This article appeared on Lakome.com on 12 September and there is some speculation in Morocco that it was the spark that led to the arrest of journalist and editor Ali Anouzla five days later. Accusing Saudi Arabia of being the central force ruining the “Arab awakening” that begin in Tunisia in 2010, it was an argument rarely stated in so forthright a manner in Arab media – a reflection of the power and manipulation of Saudi Arabia in Arab media and politics. Anouzla’s web newspaper project had been infuriating the Moroccan authorities for some time – not least for its strong coverage of King Mohammed’s pardon of a Spaniard convicted of paedophilia. Prosecutors say it was the posting of an al-Qa’ida video that explains the move against Anouzla now, but few are taking that seriously. He is being held in Morocco’s worst prison, Sale near Rabat, where suspected militants are held – one indication of the government’s determination to make Anouzla pay. Just in case the Saudi article disappears completely from the Lakome website, here is the Arabic below. Continue reading Ali Anouzla’s Saudi Article – The Last Straw?
With the fall of Hosni Mubarak, victory in legislative elections and the presidential vote, and now the approval via referendum of a new constitution, Islamists have begun the work of putting their renaissance project into practice.
Unlike Salafism, which dreams of a recreation of the pre-colonial moment, political Islam has aimed more to repatch together the Islamic state but in an unambiguously modern, post-colonial context. The Brotherhood does not aim to return clerics to man a reestablished classical Sharia court system, rather it seeks to distribute the dominion of Sharia via parliament, legislation and an advisory role for clerics via Al-Azhar. Laymen play a key role in the process of Islamicization that they would not have had before the irruption of Western hegemony and modernity – something alien, for example, to Wahhabi Salafism which simply recognizes the sovereign powers of the temporal ruler in return for the clerics’ advisory role in policy and control of courts, mosques, education and their own coercive force (‘the promotion of virtue and prevention of vice’). Continue reading Islamists Empowered: Back to the Future
By Andrew Hammond
DUBAI | Fri Dec 21, 2012 8:50am EST
(Reuters) – When director John Slattery first visited Morocco, the familiarity was jarring – and as removed from the images of an exotic Orient conjured up by Hollywood as possible.
That dichotomy between the representation and the reality of Morocco drives Slattery’s charming paean to a country he clearly loves and makes “Casablanca, Mon Amour” a thoughtful rejoinder to U.S. popular culture. Continue reading Moroccan road film subverts Hollywood stereotypes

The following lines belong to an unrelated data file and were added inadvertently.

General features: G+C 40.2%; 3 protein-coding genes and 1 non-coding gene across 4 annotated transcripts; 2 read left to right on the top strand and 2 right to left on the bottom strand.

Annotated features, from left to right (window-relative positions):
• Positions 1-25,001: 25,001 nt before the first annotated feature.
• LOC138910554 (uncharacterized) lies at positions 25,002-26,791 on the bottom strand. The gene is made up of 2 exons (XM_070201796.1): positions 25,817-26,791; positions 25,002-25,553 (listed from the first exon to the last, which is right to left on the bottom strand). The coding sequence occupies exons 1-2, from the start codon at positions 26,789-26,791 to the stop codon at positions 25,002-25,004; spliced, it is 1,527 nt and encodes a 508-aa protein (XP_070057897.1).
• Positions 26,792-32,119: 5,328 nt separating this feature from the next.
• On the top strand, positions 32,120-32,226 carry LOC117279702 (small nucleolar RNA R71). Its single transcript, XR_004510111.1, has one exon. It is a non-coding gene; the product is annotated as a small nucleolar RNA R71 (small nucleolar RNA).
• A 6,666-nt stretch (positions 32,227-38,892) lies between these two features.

By Aziz El Yaakoubi
RABAT | Fri Dec 14, 2012 1:38pm EST
(Reuters) – Tens of thousands of Moroccans took part in the funeral of the leader of the North African state’s biggest opposition group on Friday, in a sign of the huge support commanded by Islamists opposed to the monarchy. Continue reading Thousands mourn leader of Morocco’s main opposition group
By Aziz El Yaakoubi
RABAT | Thu Dec 13, 2012 10:28am EST
(Reuters) – The leader of Morocco’s main opposition group al-Adl Wal Ihsane died on Thursday, raising questions over the future of an Islamist group that played a central role in Arab Spring protests last year.
Abdessalam Yassine formed the group 1981. It is banned from formal politics but is believed by analysts and diplomats to be the only opposition organization capable of mass mobilization in the North African state. Continue reading Leader of main Moroccan opposition group dies
RABAT | Thu Dec 13, 2012 2:04pm EST
(Reuters) – A Moroccan anti-government protestor who dressed up as King Mohammed has been arrested and accused of possessing drugs, the man’s lawyer and human rights activists said on Thursday. Continue reading Morocco police arrest protestor who impersonated king
By Andrew Hammond
RABAT | Mon Dec 10, 2012 12:19pm EST
(Reuters) – Reforms that took the wind out of Arab Spring protests in Morocco last year have proven hollow and real power still lies with King Mohammed and his advisors, the north African country’s main opposition group said. Continue reading Morocco opposition says monarchy still calls the shots
By Aziz El Yaakoubi and Andrew Hammond
RABAT | Wed Dec 5, 2012 7:30pm IST
Dec 5 (Reuters) – Almost every day without fail, hundreds of unemployed graduates storm through downtown Rabat calling for the government to fall. La st month, they went a step further, crossing a red line by targeting their anger at the royal family’s spending.
“Shame on you, you have squandered the budget!” a small group of several dozen chanted during one march a few days before parliament voted on the first draft of next year’s budget. Continue reading MIDEAST DEBT-Morocco under pressure to plug budget gap, avert more protests
RABAT | Wed Nov 21, 2012 3:38pm EST
(Reuters) – Moroccan police with batons broke up a protest by more than a thousand unemployed graduates in central Rabat on Wednesday, the second protest this week before parliament votes on the first part of the 2013 budget.
Public finances are in dire straits in the North African country of 33 million people due largely to the euro zone’s financial crisis. Europe is Morocco’s main economic partner. Continue reading Morocco police break up jobs protest ahead of budget debate
RABAT | Sun Nov 18, 2012 6:41pm EST
(Reuters) – Moroccan police on Sunday broke up the first street protest against spending by King Mohammed, witnesses said.
They said police with truncheons ended a rally outside parliament by a few dozen Moroccans, kicking and beating protesters including Abdelhamid Amine, the head of the Moroccan Human Rights Association. The police said the demonstration was not licensed. Continue reading Moroccan police break up protest over royal budget